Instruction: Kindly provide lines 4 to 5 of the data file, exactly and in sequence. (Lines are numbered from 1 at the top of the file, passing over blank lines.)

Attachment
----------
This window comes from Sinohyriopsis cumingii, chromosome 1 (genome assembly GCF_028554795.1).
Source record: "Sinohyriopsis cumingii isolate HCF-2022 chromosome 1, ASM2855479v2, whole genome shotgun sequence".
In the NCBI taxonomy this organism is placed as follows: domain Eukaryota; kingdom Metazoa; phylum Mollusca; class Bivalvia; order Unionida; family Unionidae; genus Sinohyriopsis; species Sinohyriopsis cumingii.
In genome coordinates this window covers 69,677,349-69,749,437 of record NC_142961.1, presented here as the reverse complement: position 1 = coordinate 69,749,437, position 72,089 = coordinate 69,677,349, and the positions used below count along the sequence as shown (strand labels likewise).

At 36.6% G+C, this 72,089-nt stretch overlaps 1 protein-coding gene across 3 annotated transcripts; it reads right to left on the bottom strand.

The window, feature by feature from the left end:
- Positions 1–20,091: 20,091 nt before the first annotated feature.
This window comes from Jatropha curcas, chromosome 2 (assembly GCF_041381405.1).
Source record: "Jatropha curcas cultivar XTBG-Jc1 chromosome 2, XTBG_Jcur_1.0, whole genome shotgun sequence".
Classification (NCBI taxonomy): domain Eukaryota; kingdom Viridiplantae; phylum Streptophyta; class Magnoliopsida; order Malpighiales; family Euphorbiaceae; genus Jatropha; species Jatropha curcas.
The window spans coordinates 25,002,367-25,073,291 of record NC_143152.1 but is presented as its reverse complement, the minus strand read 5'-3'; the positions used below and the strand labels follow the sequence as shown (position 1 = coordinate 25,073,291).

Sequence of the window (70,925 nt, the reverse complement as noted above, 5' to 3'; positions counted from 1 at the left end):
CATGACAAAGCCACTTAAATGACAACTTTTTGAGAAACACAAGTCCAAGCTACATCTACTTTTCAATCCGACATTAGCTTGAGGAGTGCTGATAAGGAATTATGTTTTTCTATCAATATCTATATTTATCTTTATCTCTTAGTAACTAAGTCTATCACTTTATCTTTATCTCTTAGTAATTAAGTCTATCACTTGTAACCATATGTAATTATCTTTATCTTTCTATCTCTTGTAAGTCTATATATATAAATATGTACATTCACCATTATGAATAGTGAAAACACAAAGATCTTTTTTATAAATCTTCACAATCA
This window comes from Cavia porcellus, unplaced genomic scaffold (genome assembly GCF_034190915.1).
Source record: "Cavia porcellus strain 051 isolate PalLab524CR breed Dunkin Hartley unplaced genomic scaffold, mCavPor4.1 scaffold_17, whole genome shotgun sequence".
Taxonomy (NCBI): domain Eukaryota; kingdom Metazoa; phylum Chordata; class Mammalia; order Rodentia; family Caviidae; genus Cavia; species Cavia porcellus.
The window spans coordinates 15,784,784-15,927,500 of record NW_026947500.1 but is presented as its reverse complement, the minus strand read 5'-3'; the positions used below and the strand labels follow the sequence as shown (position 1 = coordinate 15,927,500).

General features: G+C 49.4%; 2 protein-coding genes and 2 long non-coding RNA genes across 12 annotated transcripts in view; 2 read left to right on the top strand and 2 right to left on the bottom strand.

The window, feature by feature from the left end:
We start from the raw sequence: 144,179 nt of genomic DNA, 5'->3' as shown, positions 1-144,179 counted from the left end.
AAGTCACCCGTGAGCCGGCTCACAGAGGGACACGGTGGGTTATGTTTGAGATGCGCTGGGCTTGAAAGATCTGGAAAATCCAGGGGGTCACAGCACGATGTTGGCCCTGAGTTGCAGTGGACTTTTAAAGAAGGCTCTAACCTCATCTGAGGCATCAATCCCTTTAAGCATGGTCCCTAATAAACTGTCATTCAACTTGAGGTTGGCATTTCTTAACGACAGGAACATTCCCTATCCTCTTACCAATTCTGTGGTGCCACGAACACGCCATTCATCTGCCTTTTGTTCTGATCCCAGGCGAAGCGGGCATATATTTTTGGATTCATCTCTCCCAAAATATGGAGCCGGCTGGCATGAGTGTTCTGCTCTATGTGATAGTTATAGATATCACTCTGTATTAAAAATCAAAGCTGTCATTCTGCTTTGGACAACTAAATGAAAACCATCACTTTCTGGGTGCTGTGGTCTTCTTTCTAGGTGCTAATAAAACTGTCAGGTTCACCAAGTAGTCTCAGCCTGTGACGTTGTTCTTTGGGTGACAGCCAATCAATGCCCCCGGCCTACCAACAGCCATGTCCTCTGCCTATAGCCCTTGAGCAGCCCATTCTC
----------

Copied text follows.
In genome coordinates this window covers 69,677,349-69,749,437 of record NC_142961.1, presented here as the reverse complement: position 1 = coordinate 69,749,437, position 72,089 = coordinate 69,677,349, and the positions used below count along the sequence as shown (strand labels likewise).

At 36.6% G+C, this 72,089-nt stretch overlaps 1 protein-coding gene across 3 annotated transcripts; it reads right to left on the bottom strand.